It is the debtor that is ruined by hard times.


It is the debtor that is ruined by hard times.Rutherford B. Hayes

This is both sides of the coin. Stay out of debt, and have money to give. If you don’t stay out of debt, you may find yourself in need of some assistance.

What does that mean?
This is another Twitter-friendly quote which has been shortened from the original: “Let every man, every corporation, and especially let every village, town, and city, every county and State, get out of debt and keep out of debt. It is the debtor that is ruined by hard times.

In the present world economy, this quote is as appropriate as ever. The first sentence enumerates who should be taking action to avoid or eliminate debt and remain debt free. The sort version is: every person and every fiscal entity, be it business or government. It’s hard for me to argue with that.

The second sentence in the longer quote explains why being debt free is important. Hard times are typically when one has the least cash on hand, and the weakest cash flow. This is when one has the least possibility to take advantage of cheap materials and other opportunities. And there is always the shadow of your debt looming over you as well.

Why is fiscal solvency important?  
The adjective ‘solvent’ is defined at TheFreeDictionary.com as meaning “Capable of meeting financial obligations.” If one is insolvent, it means you can’t meet your obligations. Crossing that line from solvent to insolvent is the last step before bankruptcy.

When you’re insolvent, it’s like you’re trapped, and being trapped in a fiscal sense is no more pleasant than being physically trapped, and the outlook can look just as bleak. Trust me, I’ve been there once before, and will not go there again. Let’s just say the experience scared me solvent!

When you are solvent, you can do the extras, give more money to charities outside your usual core (or donate more to your favorite ones), buy the first round, or otherwise be generous to others. You can also get some of the things nicer things you’ve wanted, but weren’t necessities.

Given those descriptions, which would you rather be, solvent or insolvent? I know which path I have chosen, how about you?

Where can I apply this in my life?
Who do you owe, and how much do you owe them? If you can’t answer that question instantly, you might want to go over your financial records. Right now. I won’t tell you how to do it, as there are entire shelves in book stores and libraries devoted to the topic.

So what can we consider? I would like to share some techniques that have helped me. You will have to decide how they fit into your lifestyle and your plans. You will also have to decide if it fits within your budget and abilities. You will have to know what you are capable of doing, right?

The first thing to consider is where are all the bills? Gather them up and add them up. Compare the total to your last check, and see how much extra you have, and estimate how much of that you spend as cash purchases  To be a little more formal, you might want to make a spreadsheet, with months going one way, and the litany of bills going the other way.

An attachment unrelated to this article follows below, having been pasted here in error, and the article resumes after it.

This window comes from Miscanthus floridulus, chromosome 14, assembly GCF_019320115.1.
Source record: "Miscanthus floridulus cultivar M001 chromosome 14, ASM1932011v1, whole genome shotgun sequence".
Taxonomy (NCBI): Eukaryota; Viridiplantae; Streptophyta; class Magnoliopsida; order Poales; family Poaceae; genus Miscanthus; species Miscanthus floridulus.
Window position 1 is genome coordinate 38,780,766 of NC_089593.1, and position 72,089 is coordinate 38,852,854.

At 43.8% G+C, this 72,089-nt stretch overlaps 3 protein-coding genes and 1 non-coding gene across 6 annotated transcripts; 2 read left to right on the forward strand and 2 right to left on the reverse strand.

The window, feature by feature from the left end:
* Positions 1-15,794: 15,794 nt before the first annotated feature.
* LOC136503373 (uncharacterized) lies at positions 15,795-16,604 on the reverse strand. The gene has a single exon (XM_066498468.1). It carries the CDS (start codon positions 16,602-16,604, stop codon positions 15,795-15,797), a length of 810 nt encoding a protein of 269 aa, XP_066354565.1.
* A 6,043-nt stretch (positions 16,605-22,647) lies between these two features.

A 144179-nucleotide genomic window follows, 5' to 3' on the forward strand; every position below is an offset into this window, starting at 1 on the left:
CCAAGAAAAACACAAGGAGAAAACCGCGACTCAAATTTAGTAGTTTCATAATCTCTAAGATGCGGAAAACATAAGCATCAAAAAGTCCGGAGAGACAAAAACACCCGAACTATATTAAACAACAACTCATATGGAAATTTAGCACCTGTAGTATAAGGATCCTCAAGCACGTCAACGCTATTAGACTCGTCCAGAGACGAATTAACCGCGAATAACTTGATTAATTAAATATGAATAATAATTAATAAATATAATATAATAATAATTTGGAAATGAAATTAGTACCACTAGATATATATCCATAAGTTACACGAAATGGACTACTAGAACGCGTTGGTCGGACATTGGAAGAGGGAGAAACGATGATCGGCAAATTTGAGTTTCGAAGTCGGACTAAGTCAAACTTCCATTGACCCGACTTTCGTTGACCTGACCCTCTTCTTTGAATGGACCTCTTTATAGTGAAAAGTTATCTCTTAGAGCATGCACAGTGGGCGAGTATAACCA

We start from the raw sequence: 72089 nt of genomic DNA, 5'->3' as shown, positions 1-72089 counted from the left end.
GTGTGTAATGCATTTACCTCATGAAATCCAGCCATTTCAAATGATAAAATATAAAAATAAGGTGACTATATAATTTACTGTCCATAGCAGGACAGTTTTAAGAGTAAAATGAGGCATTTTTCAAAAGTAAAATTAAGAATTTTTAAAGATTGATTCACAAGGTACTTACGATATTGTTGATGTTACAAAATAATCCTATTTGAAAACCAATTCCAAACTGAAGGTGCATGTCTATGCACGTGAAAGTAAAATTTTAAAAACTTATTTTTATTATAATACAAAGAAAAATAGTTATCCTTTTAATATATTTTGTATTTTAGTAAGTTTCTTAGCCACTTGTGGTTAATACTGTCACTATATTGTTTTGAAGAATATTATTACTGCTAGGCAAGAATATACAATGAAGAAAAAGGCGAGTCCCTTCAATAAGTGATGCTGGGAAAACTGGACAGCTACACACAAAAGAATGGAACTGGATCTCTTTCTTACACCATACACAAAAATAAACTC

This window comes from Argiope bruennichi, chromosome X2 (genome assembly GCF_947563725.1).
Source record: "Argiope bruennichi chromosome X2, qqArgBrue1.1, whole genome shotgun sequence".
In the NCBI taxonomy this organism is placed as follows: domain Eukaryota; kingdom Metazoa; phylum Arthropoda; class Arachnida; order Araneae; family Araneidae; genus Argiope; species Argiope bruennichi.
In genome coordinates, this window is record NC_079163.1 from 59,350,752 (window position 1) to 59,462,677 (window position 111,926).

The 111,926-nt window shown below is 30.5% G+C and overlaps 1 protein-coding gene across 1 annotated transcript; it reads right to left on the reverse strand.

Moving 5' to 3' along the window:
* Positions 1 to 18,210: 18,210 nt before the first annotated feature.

Now consider how much money you have in savings. What would you do if the pickup truck in front of your car spills a box of nails and you have to replace all four tires? This is an emergency fund, like if the washing machine or refrigerator requires replacement, or you have a medical emergency. This is the emergency fund.

Then there are specific savings, that is savings you accumulate for a specific purpose. This might be for going on vacation, buying a new stereo (for the home or the car), or perhaps something nice to wear or accessorize. While you could raid these accounts in an emergency, they are earmarked for specific purposes, so don’t raid your emergency fund for anything other than an emergency.

If your cash-flow (your check is smaller than your bills), you need to do something, and sooner is better than later. What can you cut back on, or stop doing entirely? Do you really need every station that exists on your TV, or can you save some money and cut back a bit? What about eating out, can you brown-bag your lunch or cook a meal to save some cash? Can you smoke a pack or two fewer each week? Each little thing adds up.

Impulsiveness is a real problem when you’re in a tight financial situation. What can you do to make it harder to buy things? I put my credit cards inside an envelope inside my wallet, and wrote “IS THIS AN EMERGENCY?” on the outside. It helped, but didn’t cure, my impulses. It’s not easy to say no, is it? But you have to try, right?

And we haven’t even gotten to what order to pay off your debts, and how to best consolidate them. I have some ideas, but that’s the kind of advice best left to professionals. And there are plenty of sites on the internet which can offer much better advice, hints, and tips than can I.

If you’re happily keeping your head above water, congratulations. Feel free to share a tip, idea, or whatever with the rest of us. Thanks in advance! 8)

From: Twitter, @UKMotivation
confirmed at : http://www.brainyquote.com/quotes/quotes/r/rutherford393951.html
Photo by rachaelvoorhees

Happy Birthday to Rutherford B. Hayes, born 4 October, 1822

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About philosiblog

I am a thinker, who is spending some time examining those short twitter quotes in greater detail on my blog.
This entry was posted in caution, common sense, limits, money, personal growth, shame and tagged , , , , . Bookmark the permalink.

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